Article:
The subject of demonology has fascinated me ever since I first began reading scary stories as a child. In our culture today, the belief in demonic spirits continues to play a role in literature, movies, and religion. The recent stories about Rabbi Batzri and his exorcisms show that in Haredi and Hassidic communities, the belief in demonic possession is still very much alive and well–irregardless whether such malevolent entities exist or not.
In the world of the psyche, the imagination runs amok in our unconscious and conscious minds. Our dreams bear witness to this mysterious reality where the line between the real and the unreal seem to conflate. The Talmud actually has a pretty sophisticated treatment of demons. In one of the more remarkable passages of the Talmud, we find:
Abba Benjamin says, If the eye had the power to see them, no creature could endure the Mazikin [the “damagers”]
Abaye says: They are more numerous than we are and they surround us like the ridge round a field.
R. Huna says: Every one among us has a thousand on his left and ten thousand on his right (Psalm 91:7).
Raba says: The crushing in the Kallah lectures comes from them. Fatigue in the knees comes from them. The wearing out of the clothes of the scholars is due to their rubbing against them. The bruising of the feet comes from them. If one wants to discover them, let him take sifted ashes and sprinkle around his bed, and in the morning he will see something like the footprints of a rooster. If one wishes to see them, let him take the placenta of a black she-cat that is the offspring of a black she-cat that is the first-born of a first-born, let him roast it the placenta in fire and grind it to powder, and then let him put some into his eye, and he will see them. Let him also pour it into an iron tube and seal it with an iron signet that they the demons should not steal it from him. Let him also close his mouth, lest he come to harm.
R. Bibi b. Abaye did so, saw them and came to harm. The scholars, however, prayed for him and he recovered.
Most of you reading this probably think some of the rabbis may have been taking hallucinatory drugs. This is one interpretation we cannot rule out. As we suggested above, the rabbis might have been describing frightening dreams or nightmares they experienced. We do not really know the original context that fueled these interesting discussions. In the spirit of open-minded discussion, it pays not to rush and invalidate points of view that we make find disagreeable.
Jewish Rationalism to the Rescue!
Rationalists like Maimonides, Ibn Ezra, and Gersonides viewed demons, amulets, and other talismans as superstitious beliefs. The fact that these medieval scholars espoused such an unpopular idea, sets them apart from the rest of the medieval world that accepted these folk beliefs. In one Talmudic passage we find,”It was taught: If food and drink are kept under the bed, even if they are covered in iron vessels, an evil spirit rests upon them” ergo, one should not eat the food.  Note how Maimonides reconstructs the law, “A person should not place a cooked dish under the couch on which he is reclining, even though he is in the midst of his meal, lest an entity that could harm him fall into the food without his noticing.”  True to form, Maimonides demythologizes the Talmud, and one does not find any references of demons throughout his Halachic work.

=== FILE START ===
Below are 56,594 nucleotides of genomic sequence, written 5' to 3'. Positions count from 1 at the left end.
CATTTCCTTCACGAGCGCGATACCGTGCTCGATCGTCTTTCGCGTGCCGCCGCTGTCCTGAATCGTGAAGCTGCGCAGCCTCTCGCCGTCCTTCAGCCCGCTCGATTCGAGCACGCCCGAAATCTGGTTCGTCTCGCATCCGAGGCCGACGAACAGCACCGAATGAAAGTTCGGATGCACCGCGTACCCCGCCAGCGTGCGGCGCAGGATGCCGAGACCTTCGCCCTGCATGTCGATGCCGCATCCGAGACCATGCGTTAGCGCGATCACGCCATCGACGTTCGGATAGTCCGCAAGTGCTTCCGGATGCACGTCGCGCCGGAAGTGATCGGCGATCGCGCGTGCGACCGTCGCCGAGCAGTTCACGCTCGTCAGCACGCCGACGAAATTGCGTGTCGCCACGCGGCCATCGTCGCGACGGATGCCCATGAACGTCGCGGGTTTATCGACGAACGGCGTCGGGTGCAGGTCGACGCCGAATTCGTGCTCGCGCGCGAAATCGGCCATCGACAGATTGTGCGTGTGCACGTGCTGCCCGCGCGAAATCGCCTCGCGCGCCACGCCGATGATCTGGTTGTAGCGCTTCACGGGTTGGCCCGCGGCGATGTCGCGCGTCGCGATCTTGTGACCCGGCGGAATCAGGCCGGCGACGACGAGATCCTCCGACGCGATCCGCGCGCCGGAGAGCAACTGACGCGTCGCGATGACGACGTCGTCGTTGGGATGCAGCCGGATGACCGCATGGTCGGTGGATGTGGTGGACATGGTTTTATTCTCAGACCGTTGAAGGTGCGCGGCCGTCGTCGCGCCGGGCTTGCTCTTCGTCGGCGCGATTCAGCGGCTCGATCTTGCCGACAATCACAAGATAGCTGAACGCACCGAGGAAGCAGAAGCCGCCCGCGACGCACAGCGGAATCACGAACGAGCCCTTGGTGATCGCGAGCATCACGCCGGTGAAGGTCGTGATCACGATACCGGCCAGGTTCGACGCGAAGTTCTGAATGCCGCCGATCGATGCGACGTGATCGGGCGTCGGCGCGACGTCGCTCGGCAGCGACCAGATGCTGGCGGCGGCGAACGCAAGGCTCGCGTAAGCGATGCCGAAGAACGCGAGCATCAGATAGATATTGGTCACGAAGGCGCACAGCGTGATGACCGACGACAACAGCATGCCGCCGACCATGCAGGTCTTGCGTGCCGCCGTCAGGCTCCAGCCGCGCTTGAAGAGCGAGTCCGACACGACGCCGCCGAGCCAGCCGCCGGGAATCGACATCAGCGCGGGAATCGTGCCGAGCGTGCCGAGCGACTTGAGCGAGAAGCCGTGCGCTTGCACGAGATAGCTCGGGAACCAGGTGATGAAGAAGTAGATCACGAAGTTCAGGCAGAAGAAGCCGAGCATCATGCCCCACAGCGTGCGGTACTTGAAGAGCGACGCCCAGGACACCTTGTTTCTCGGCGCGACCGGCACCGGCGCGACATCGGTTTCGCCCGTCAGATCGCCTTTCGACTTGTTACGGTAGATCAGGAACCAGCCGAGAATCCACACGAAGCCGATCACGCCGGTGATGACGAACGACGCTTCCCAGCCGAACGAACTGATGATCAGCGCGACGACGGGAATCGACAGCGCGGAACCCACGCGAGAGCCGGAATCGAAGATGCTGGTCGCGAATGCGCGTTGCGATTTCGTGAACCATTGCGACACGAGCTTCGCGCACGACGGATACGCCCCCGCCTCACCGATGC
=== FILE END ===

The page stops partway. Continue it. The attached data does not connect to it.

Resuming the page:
The Invisible World Within Us
Maimonides’ interpretation is interesting from a more modern and scientific perspective. If the human eye were capable of seeing the actual size of bacteria and parasites that exist on the human body, one would certainly go mad. Scientists observe that the human body is made up of more bacteria than anything else. Millions of bacterial cells found within one human body are could probably fill a half-gallon jug! Each of us is one big playground for all kinds of germs and fungi. Bodily bacteria serves both negative and positive functions; some perform essential actions – like helping us process food while others occasionally mutating to make us ill. The hydrochloric acid in the human stomach can destroy virtually all bacteria, but there is a resilient type of species called Helicobacter pylori that is the exception to the rule. This germ is capable of penetrating and colonizing the mucus lining of the stomach, where it can cause a number of gastrointestinal diseases like peptic ulcers and gastritis.
Fellow blogger named Aharon Varady came up with an ingenious concept that is intriguing. According to him, the Talmudic passage we have here may be referring to an illness called Charles Bonnet Syndrome (CBS). This disease is characterized by bizarre and vivid visual hallucinations. Interestingly, people who suffer from CBS aren’t mentally ill but have visual impairments such as macular degeneration. Even weirder is that the hallucinations often involve characters or things that are much smaller in size than reality.
Of course, each of the four interpretations we have given so far represent a more modern re-reading of a Talmudic text, but the beauty of the Talmud is the fact that even its most arcane sections can lead to some very fascinating deconstructions.
 BT Berakhot, 6a.
 Maimonides, MT Hilchot Gerushin, 2:13; Guide, i. 7; Maimonides’ Commentary to Mishnah Pesachim 4: 11, and Abot 5:6; Ibn Ezra on Lev. 17: 7. Each of these scholars denied the existence of demons.
 BT Pesachim 112a.
 Maimonides, MT Hilchot Rotseach 12:5.